Every illustrator has their own unique way in making a picture book. Using my latest book "Down at the Dino Wash Deluxe" as an example, here is a short summary of my own art process.
1. Thumbnail sketches.
After reading the author's manuscript, I put together very rough thumbnail sketches of how I envision the book to look. The sketches all very loosely drawn for ideas, the kind that's not really meant to be shown to anyone.
Photo references are a very important part of my art process. For this book, I use my nephew, Tyler, as the story's main character.
The pictures are not for me to draw exact depictions, but to get the "feel" of the character. I also collected dinosaur references for this book which was a lot of fun.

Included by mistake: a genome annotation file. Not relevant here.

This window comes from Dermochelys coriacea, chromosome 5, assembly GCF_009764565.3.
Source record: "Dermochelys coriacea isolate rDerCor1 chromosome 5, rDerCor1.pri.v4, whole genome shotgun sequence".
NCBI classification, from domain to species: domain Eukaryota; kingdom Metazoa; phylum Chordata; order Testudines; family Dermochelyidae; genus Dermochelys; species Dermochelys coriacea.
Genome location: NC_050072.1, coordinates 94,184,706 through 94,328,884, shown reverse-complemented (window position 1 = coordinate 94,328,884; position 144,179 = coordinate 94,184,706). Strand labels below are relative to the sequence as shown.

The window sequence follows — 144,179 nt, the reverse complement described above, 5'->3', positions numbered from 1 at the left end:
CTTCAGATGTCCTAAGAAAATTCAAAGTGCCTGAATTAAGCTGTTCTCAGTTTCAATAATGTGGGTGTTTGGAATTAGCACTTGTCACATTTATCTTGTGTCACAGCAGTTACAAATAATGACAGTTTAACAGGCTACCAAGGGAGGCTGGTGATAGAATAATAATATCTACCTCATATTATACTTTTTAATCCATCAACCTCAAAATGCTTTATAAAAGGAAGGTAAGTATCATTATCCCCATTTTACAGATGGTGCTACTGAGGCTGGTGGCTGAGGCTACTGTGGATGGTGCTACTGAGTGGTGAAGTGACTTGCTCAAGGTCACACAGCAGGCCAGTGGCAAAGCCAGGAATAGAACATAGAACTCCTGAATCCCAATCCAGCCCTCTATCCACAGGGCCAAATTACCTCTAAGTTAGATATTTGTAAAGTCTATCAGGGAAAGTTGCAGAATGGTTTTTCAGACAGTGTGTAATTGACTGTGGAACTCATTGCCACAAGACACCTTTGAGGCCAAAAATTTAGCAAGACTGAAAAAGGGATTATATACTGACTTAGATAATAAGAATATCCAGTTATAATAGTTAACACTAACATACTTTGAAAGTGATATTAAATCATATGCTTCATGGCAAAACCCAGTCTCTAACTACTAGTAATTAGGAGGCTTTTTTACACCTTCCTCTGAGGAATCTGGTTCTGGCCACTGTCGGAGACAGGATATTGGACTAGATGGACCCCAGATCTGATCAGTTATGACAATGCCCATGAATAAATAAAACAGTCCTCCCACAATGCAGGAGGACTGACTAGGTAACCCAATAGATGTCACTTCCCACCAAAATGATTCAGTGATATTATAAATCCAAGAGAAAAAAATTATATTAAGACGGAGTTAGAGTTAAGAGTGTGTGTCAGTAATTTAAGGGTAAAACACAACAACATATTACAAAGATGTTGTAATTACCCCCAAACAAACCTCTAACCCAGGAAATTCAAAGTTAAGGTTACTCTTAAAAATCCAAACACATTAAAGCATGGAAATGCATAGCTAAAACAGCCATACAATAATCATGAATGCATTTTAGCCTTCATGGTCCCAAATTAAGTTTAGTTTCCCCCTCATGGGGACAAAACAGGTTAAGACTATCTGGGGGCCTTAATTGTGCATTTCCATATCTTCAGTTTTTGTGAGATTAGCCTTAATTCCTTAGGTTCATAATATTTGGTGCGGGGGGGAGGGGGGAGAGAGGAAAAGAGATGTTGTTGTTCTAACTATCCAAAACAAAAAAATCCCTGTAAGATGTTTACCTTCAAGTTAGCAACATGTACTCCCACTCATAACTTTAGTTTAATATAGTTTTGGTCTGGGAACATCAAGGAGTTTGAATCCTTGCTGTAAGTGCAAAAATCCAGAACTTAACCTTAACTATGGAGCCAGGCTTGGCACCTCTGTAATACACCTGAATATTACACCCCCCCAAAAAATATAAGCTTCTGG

At this stage, there is usually a bit of a back and forth between me and the art director. Ideas are exchanged and revisions are made before the final sketches are approved before I can finally paint them.
4. Final Art.
Below is the book's opening spread with thumbnail and pencil sketch. I make sure to leave space for type. This way, kids can enjoy reading the book and look at the pictures easily.
5. Bonus: Cover ArtAnd here's another example with the Cover art. You can see two sketch versions on the upper left. The book designer and I also toyed with the idea of having a 1950's design for the word "Deluxe," but we later ditched the idea.
I hope you enjoyed the tour!
"Down at the Dino Wash Deluxe" written by Tim Myers is now available online and in stores.